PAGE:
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On the foldability of rigid origami



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Among the techniques of forming the geometry of a reconfigurable and programmable matter, origami (the art of paper folding) and kirigami (paper folding with cutting) are especially appealing, as they are effective tools for transforming simple two-dimensional materials into complex three-dimensional structures. Rigid origami is the underpinning kinematics and dynamics of origami and kirigami engineering, which considers possible path between two complex structures through continuous folding. Rigid origami serves as suitable scale-independent mathematical models for both structures found in nature (e.g., molecules, crystals, proteins, biological materials) and man-made structures (e.g., biomedical devices, reconfigurable metamaterials, self-folding robotics, stretchable electronics, fold-core deployable structures, architectures, large space elements), even in multiple forms of art.

My research focus is on the unsolved theoretical challenges when establishing systematic theories for rigid origami. These challenges can be classified into the "forward problem'', which is the useful sufficient and necessary condition for a rigid origami with certain crease pattern to be foldable; and the "inverse problem'', which is to systematically design a rigid origami based on some targets, such as approximating a surface or following a given path, meanwhile balancing the freedom of approximation and stability of folding motion.

This thesis will report results on four topics associated with the theoretical challenges mentioned above.

(1) We set up the definitions of key concepts for origami and rigid origami. The major difficulties are how to describe the contact between different parts of a paper while preventing self-intersection, and how to describe rigid origami as a realization of an underlying graph. This modelling could be used to connect rigid origami and its cognate areas, such as the rigidity theory, graph theory, linkage folding, abstract algebra and computer science.

(2) We develop the rigidity theory for rigid origami under the folding angle description, including the generic rigidity and local rigidity. Generic rigidity studies how the rigidity is determined from the underlying graph of a rigid origami. Local rigidity includes: first and second order rigidity, which are defined from local differential analysis on the consistency constraint; static rigidity and prestress stability, which are defined after finding the form of internal force and load. We show there is a hierarchical relation among these local rigidity with examples representing different levels.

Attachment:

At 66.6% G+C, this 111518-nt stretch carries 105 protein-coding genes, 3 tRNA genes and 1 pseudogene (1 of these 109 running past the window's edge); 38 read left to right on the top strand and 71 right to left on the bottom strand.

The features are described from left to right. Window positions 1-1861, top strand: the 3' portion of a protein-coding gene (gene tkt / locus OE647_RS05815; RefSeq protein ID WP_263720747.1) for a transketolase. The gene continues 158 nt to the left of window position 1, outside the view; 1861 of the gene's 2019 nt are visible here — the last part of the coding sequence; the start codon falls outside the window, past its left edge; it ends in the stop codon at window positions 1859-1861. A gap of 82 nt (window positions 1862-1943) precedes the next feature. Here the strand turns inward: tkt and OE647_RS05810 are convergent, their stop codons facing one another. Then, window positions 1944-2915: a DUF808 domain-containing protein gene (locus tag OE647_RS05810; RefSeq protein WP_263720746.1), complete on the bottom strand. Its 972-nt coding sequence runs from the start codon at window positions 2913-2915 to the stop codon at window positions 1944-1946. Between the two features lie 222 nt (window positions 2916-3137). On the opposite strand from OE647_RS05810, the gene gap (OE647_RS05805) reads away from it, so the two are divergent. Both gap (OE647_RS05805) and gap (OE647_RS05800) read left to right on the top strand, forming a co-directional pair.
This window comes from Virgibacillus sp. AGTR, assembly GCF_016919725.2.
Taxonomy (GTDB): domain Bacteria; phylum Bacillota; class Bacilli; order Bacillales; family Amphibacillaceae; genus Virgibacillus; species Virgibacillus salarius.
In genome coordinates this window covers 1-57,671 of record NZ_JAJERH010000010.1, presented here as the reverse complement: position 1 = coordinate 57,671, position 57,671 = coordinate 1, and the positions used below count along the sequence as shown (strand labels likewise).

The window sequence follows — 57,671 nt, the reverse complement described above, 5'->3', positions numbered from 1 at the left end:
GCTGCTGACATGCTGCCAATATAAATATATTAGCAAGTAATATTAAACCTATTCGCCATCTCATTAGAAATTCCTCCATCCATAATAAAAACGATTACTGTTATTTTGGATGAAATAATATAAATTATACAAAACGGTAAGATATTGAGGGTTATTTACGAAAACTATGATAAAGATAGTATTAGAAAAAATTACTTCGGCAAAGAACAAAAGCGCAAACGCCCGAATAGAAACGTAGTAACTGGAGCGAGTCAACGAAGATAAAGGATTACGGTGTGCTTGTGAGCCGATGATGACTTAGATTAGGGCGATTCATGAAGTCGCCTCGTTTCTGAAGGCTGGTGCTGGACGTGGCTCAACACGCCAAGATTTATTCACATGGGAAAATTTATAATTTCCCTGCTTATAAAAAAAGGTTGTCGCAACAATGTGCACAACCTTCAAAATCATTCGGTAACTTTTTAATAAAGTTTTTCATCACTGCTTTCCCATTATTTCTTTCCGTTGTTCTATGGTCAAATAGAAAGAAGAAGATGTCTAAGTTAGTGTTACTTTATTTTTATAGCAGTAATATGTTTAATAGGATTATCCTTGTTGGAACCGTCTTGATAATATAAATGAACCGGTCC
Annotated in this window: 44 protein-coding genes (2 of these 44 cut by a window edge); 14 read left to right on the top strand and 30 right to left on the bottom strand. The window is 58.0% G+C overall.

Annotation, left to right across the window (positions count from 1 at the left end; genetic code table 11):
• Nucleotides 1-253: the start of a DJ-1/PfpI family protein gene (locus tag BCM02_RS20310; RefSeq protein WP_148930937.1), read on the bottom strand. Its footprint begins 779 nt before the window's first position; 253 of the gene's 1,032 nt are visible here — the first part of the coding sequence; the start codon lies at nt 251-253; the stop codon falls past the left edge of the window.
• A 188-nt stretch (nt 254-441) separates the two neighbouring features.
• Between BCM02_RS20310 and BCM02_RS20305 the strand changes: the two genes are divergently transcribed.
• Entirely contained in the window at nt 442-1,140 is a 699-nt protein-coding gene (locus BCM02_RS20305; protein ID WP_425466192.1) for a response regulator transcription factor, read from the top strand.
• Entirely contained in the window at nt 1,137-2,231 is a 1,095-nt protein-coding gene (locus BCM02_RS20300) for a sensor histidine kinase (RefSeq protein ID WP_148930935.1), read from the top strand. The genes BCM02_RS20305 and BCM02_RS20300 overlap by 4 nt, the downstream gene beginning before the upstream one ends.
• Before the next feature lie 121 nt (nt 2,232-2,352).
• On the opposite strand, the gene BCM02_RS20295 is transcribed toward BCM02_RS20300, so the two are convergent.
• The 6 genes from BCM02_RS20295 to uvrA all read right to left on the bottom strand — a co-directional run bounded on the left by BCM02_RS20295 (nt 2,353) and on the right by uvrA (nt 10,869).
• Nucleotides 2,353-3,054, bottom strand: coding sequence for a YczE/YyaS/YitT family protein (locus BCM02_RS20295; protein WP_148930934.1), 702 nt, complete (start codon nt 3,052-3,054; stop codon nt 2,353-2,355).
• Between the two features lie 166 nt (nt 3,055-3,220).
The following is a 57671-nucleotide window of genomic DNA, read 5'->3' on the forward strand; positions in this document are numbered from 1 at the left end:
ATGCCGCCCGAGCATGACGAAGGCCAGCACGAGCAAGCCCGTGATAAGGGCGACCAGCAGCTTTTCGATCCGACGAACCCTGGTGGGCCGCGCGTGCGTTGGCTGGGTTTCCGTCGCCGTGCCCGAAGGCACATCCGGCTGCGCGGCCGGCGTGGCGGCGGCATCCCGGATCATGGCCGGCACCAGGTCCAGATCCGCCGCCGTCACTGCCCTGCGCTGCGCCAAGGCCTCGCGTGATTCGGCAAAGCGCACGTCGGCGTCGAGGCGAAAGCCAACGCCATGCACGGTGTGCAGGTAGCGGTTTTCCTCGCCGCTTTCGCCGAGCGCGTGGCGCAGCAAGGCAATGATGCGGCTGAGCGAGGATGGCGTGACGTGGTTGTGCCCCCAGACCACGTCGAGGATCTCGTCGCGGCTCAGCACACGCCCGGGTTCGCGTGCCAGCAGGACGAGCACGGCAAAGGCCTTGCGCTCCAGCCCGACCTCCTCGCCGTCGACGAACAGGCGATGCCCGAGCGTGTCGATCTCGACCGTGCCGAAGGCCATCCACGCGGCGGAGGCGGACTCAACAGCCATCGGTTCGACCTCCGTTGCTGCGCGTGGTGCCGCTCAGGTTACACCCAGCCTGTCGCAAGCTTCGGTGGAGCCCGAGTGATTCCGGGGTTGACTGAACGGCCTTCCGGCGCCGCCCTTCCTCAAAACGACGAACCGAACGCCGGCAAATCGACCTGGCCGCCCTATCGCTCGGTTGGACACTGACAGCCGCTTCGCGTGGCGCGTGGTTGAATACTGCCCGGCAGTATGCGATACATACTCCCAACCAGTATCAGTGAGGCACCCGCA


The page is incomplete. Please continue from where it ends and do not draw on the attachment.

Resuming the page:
(3) For the forward problem, progress is made from a thorough analysis on the compatibility condition, then new mathematical tools are applied to extend the current solution set. We discover several new classes of large foldable quadrilateral meshes, which are presented symbolically with numeric examples.

(4) For the inverse problem, new design examples are adapted from the foldable quadrilateral meshes discovered above. Further, new algorithms that are applicable for more design targets are developed. We propose several algorithms on approximating a target surface from a planar rigid origami, which can be folded continuously. The folding motion will stop at the desired shape due to the clashing of panels.

A discussion on future work concludes this thesis.





Guest, Simon


rigid-foldable, folding, isometry, polynomial, generic, degree-4, Kokotsakis quadrilateral, infinitesimal rigidity, stability, approximation, polyhedra, polyhedral surface


Doctor of Philosophy (PhD)

Awarding Institution

University of Cambridge
George and Lilian Schiff Foundation Studentship; John Winbolt Foundation